SEOUL: When you next light up a cigarette and puff out in your room, think about your little one as what you exhale can make your child more vulnerable to pneuomococcal disease, the leading infectious killer of the children worldwide.
According to J Igor Rudan, Professor and CEO Croatian Centre for Global Health University of Split in Croatia, one of the factors that can make children susceptible to the pneumococcal disease is parental smoking and indoor air pollution.
Pneumococcal diseases include pneumonia, meningitis and ear infections. Five of the top 10 countries with highest rate of such diseases are in Asia, including India, Bangladesh, China, Indonesia and Pakistan, health experts claim.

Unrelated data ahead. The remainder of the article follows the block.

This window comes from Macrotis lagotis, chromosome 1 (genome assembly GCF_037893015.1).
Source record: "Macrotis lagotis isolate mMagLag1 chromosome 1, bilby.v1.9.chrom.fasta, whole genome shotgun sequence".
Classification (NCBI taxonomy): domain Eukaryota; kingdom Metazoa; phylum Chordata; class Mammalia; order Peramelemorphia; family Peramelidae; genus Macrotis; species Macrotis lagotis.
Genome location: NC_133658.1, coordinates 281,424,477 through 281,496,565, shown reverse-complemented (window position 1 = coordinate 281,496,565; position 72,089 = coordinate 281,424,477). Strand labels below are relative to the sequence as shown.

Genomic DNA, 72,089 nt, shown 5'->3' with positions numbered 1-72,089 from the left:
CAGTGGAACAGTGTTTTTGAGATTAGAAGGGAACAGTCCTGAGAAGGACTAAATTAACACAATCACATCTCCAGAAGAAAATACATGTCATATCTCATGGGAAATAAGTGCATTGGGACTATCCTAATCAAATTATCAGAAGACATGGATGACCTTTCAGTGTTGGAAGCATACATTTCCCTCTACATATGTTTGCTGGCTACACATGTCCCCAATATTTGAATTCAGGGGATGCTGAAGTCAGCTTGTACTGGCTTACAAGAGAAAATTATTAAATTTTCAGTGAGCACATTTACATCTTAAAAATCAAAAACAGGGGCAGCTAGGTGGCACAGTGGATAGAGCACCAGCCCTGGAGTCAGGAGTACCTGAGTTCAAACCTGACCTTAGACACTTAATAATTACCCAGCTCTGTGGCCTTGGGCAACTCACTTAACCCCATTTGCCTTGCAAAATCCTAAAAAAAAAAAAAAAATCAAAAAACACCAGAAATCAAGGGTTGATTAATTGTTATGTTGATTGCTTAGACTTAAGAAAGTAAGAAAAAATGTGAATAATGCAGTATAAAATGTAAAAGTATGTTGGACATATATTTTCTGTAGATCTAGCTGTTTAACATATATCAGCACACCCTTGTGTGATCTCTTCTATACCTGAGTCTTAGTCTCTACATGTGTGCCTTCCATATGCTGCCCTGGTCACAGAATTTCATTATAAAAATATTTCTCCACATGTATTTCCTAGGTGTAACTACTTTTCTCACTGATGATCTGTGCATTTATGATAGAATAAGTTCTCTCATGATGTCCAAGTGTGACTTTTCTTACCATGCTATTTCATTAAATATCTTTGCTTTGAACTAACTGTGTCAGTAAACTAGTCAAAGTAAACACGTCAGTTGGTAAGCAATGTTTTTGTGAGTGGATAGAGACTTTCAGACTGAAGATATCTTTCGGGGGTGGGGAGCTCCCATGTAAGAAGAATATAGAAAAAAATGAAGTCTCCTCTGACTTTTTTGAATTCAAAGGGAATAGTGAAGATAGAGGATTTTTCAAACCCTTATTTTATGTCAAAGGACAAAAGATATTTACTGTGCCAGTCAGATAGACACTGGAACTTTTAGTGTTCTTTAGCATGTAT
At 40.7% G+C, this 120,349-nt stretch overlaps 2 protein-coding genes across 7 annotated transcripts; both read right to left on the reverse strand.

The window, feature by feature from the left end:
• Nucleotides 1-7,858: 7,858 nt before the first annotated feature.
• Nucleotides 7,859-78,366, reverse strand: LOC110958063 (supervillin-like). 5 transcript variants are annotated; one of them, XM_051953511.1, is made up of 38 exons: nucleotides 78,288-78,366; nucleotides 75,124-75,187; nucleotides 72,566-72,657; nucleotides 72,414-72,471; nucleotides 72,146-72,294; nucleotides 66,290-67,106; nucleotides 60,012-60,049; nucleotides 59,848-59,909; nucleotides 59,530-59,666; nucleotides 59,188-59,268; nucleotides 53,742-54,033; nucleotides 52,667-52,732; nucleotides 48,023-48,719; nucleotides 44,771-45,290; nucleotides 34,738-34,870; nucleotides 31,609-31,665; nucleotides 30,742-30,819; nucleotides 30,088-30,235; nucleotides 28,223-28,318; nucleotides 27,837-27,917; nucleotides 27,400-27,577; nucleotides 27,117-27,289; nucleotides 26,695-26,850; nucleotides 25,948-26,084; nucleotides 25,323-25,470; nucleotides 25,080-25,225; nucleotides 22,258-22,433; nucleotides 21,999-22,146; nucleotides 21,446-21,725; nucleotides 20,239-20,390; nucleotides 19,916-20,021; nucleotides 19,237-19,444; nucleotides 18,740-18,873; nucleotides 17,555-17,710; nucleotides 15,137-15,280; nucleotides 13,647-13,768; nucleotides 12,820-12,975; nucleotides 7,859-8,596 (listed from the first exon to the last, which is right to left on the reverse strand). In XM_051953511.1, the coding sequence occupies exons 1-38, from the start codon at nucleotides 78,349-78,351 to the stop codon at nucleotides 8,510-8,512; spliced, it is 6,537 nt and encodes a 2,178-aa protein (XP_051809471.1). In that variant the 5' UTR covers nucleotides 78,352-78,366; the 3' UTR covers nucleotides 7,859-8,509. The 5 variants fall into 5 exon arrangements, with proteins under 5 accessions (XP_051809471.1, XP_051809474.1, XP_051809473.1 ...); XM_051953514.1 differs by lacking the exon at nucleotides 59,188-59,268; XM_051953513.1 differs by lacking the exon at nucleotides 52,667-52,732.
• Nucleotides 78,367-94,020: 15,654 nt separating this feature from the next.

In a presentation made at the two-day symposium on Pneumococcal Vaccination in the Asia Pacific Region held on December 13-14 here, Rudan said the factors that increase the risk of pneumococcal diseases in the children include indoor air pollution and parental smoking.
These, according to Rudan, are reported risk factors, though with less consistency evidence.
However, the consistently reported risk factors that increase pneumonia in the children are malnutrition, low birth weight, lack of measles immunisation, lack of exclusive breastfeeding and crowding (five or more per household).
Sources: The Times Of India